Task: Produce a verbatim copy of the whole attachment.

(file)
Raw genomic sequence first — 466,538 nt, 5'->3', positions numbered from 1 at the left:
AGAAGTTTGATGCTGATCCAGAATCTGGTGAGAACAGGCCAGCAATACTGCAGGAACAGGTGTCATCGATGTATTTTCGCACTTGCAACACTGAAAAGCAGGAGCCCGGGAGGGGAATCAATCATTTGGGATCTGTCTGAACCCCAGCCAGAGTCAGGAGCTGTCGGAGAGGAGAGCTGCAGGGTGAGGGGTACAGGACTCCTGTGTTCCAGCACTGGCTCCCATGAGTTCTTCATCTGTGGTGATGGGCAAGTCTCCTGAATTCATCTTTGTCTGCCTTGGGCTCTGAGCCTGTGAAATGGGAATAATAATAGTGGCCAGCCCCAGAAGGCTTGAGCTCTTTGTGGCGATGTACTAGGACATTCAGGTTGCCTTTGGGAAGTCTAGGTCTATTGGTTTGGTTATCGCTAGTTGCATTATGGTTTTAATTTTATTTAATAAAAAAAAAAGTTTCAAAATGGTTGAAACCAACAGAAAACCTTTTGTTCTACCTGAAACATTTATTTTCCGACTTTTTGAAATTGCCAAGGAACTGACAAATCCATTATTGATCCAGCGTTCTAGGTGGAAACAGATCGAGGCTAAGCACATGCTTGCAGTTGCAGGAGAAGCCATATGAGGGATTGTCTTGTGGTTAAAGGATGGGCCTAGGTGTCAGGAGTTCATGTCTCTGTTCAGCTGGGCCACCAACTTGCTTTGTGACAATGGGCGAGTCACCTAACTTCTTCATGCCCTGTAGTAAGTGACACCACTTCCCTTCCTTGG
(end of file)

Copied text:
Raw genomic sequence first — 466,538 nt, 5'->3', positions numbered from 1 at the left:
AGAAGTTTGATGCTGATCCAGAATCTGGTGAGAACAGGCCAGCAATACTGCAGGAACAGGTGTCATCGATGTATTTTCGCACTTGCAACACTGAAAAGCAGGAGCCCGGGAGGGGAATCAATCATTTGGGATCTGTCTGAACCCCAGCCAGAGTCAGGAGCTGTCGGAGAGGAGAGCTGCAGGGTGAGGGGTACAGGACTCCTGTGTTCCAGCACTGGCTCCCATGAGTTCTTCATCTGTGGTGATGGGCAAGTCTCCTGAATTCATCTTTGTCTGCCTTGGGCTCTGAGCCTGTGAAATGGGAATAATAATAGTGGCCAGCCCCAGAAGGCTTGAGCTCTTTGTGGCGATGTACTAGGACATTCAGGTTGCCTTTGGGAAGTCTAGGTCTATTGGTTTGGTTATCGCTAGTTGCATTATGGTTTTAATTTTATTTAATAAAAAAAAAAGTTTCAAAATGGTTGAAACCAACAGAAAACCTTTTGTTCTACCTGAAACATTTATTTTCCGACTTTTTGAAATTGCCAAGGAACTGACAAATCCATTATTGATCCAGCGTTCTAGGTGGAAACAGATCGAGGCTAAGCACATGCTTGCAGTTGCAGGAGAAGCCATATGAGGGATTGTCTTGTGGTTAAAGGATGGGCCTAGGTGTCAGGAGTTCATGTCTCTGTTCAGCTGGGCCACCAACTTGCTTTGTGACAATGGGCGAGTCACCTAACTTCTTCATGCCCTGTAGTAAGTGACACCACTTCCCTTCCTTGG